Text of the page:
- If you’re working on a trigger point, keep in mind that several shorter bouts of rolling are generally more effective than one extended session. It’s therefore best to work on a specific area for a short while, and then move on to other muscles before returning to a trigger point for a second or third time. Also, two to three shorter rolling sessions spread throughout the day are more effective than a single, long session.
- Light, isolated stretching for about 10 seconds after working on a trigger point is a good idea.
- Research is still not conclusive on the best time to use a foam roller. For now, though, experts believe that both pre- and post-running foam rolling can be beneficial. A foam roller can be used pre-run to increase both blood flow to the muscles and mobility. In this instance, the focus should be on general, overall rolling and not trigger point rolling. Trigger point rolling, on the other hand, should be saved for after your runs. Focus on existing trigger points, as well as areas that might have tightened during your run.
- For detailed guidelines on how to roll each specific muscle group, go here or here.
- Never roll over joints and bony areas, like your kneecaps.
- Don’t keep at it for too long. Placing sustained pressure on a specific spot for extended periods of time may lead to nerve- and tissue damage, or bruising. Instead, spend only about 30 to 90 seconds on each muscle group and regulate the amount of body weight used to apply pressure. Also don’t spend more than 10 to 15 minutes in total on foam rolling in a single session. If you feel the need to roll for 20 minutes or longer in a single session, you probably have a more serious underlying issue that needs professional help.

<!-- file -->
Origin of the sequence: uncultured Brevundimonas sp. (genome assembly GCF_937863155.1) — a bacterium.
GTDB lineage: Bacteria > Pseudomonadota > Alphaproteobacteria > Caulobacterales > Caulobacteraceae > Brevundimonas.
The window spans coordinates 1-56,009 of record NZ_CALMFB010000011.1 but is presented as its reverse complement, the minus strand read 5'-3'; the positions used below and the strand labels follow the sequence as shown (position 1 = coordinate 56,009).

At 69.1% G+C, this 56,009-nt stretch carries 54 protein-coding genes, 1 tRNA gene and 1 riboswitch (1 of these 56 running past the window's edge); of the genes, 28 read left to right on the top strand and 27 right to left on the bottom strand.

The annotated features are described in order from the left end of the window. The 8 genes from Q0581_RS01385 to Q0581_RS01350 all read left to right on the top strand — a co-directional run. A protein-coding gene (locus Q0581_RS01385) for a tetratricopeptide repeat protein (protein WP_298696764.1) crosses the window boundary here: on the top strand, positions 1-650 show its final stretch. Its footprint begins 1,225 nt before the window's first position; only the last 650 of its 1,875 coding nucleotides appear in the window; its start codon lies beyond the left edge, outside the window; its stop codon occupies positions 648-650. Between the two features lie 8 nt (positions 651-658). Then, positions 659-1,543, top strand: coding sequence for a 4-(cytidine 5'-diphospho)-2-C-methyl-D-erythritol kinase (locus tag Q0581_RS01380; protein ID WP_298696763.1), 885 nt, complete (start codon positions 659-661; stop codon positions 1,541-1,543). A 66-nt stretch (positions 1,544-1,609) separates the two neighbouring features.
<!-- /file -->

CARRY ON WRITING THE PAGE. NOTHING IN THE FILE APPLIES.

- But also don’t use a fast rolling action. Your brain needs time to coax your muscles into relaxing and adapting to the compression, so don’t make your rolling action too fast. Short, slow rolls are ideal.
- Don’t roll directly where you feel severe pain. Attempting to roll out inflamed areas may increase tension as well as inflammation. Instead, use a system where you roll indirectly before you go direct. But what does this mean? Basically, spend a bit of time working in the region immediately surrounding painful areas before using larger, sweeping motions over the entire affected area.